We stayed there for the duration of the boil, and upon the alarm going off, she proceeded to take the lobster out of the pot, into a second pot of sea water to terminate the cooking process, and onto the cutting board where she skillfully ripped it apart and placed it on our container.

Our 2 lbs lobster all boiled up!

While we were eating our lobster, a tour bus stopped by and picked up the tourists that were here before us. They left with their bellies (and memory cards) full as they hopped on the bus with the rest of their group.

Cutting the tail.

I remember my first bite of this lobster: it was sweet, juicy, and full of flavour. It was indeed the best tasting lobster I had through our entire trip. With so much meat for even two people, we were fully satiated with this meal—although I will admit, I was left wanting another one shortly after!

Cutting up lobster for easier eating.

After leaving the U-cook Lobster, we walked around the village a little more before passing by the truck again. It wasn’t until we saw her explaining to another customer then about how to handle the lobster as they held it and took the rubber bands off, that I realized we never got to experience this for ourselves! In hindsight, I realized that she thought we were part of the tour group who were pressed for time, so she skipped all of the explanations and did the entire procedure herself. It was a little disappointing I will admit, but on the other hand, I did get to snap a few pictures of the process instead.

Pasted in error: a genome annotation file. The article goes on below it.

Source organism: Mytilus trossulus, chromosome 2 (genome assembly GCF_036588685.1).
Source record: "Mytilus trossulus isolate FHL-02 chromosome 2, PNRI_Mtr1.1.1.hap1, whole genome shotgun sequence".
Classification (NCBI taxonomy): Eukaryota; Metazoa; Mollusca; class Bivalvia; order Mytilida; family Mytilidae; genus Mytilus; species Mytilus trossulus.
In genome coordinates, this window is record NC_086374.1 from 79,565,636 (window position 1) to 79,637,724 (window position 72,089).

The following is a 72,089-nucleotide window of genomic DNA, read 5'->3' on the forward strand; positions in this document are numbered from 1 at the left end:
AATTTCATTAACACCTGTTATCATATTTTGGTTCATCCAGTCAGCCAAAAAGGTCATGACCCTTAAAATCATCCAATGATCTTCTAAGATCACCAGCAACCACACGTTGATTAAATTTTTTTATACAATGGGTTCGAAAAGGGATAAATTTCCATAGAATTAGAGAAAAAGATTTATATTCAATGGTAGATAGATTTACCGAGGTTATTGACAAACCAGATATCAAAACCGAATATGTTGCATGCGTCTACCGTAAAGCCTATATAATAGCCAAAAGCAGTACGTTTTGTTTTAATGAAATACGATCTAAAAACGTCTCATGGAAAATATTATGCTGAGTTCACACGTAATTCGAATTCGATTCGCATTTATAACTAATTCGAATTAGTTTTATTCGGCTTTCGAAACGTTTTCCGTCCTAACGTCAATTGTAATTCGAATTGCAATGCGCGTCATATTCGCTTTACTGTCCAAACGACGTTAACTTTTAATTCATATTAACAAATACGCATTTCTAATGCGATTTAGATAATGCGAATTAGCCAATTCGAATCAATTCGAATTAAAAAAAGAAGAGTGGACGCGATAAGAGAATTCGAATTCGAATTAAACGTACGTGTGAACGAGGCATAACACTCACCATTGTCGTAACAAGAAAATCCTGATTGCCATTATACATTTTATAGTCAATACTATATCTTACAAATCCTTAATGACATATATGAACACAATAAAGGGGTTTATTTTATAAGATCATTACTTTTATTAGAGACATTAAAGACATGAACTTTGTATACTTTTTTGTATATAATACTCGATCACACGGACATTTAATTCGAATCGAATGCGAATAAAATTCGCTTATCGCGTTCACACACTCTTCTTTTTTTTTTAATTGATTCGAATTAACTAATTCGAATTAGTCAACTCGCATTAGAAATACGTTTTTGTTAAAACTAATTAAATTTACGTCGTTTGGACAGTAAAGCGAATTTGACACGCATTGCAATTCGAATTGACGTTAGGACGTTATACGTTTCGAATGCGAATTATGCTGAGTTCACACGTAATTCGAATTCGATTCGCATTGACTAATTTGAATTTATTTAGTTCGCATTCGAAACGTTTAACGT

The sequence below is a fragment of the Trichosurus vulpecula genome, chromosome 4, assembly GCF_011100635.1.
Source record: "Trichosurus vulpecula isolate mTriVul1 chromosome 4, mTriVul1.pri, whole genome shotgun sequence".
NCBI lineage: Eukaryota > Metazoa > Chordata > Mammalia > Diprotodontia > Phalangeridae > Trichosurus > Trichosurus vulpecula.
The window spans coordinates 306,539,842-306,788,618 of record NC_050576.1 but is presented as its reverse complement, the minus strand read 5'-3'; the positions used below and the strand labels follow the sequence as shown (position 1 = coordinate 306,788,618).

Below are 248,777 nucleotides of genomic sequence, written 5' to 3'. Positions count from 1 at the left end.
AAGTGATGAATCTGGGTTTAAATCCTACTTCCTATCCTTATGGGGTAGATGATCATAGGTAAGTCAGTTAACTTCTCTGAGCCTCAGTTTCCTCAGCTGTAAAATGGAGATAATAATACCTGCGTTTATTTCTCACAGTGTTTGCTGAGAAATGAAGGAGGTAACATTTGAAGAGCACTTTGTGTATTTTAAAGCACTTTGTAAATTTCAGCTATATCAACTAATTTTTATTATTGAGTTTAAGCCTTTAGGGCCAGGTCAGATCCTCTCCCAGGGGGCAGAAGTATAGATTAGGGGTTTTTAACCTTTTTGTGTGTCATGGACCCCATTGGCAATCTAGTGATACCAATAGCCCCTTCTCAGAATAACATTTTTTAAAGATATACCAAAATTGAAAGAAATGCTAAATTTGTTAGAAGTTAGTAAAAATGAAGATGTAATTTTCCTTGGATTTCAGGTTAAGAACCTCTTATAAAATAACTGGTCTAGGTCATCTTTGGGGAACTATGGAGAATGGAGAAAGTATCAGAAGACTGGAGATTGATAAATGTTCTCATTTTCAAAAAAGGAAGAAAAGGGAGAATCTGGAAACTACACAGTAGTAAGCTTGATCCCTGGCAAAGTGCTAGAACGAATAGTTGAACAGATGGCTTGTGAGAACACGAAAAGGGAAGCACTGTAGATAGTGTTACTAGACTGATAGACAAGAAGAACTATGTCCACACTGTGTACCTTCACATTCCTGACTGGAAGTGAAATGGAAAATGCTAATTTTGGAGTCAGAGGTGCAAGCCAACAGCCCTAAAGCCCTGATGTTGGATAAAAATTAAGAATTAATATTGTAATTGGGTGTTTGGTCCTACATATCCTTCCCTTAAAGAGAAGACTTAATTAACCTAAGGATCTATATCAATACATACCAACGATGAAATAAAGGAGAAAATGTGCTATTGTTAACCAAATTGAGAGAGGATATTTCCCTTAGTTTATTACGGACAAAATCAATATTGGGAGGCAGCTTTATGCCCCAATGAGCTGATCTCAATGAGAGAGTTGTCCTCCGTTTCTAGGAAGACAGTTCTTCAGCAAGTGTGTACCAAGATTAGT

2 lbs lobster ready to eat!

If you’re in Peggy’s Cove, I would definitely recommend the lobster here. It may not be cheap, but it’s still a fun experience to be had—not to mention it’s some of the tastiest lobster you’ll ever eat.

By the time we were done with Peggy’s Cove, it was only shortly past noon, and our drive along the coastal shores of Nova Scotia was just beginning. What a drive it would be as we slowly made our way to Lunenburg.


Stay tuned for my next post covering the UNESCO World Heritage Site of Lunenburg.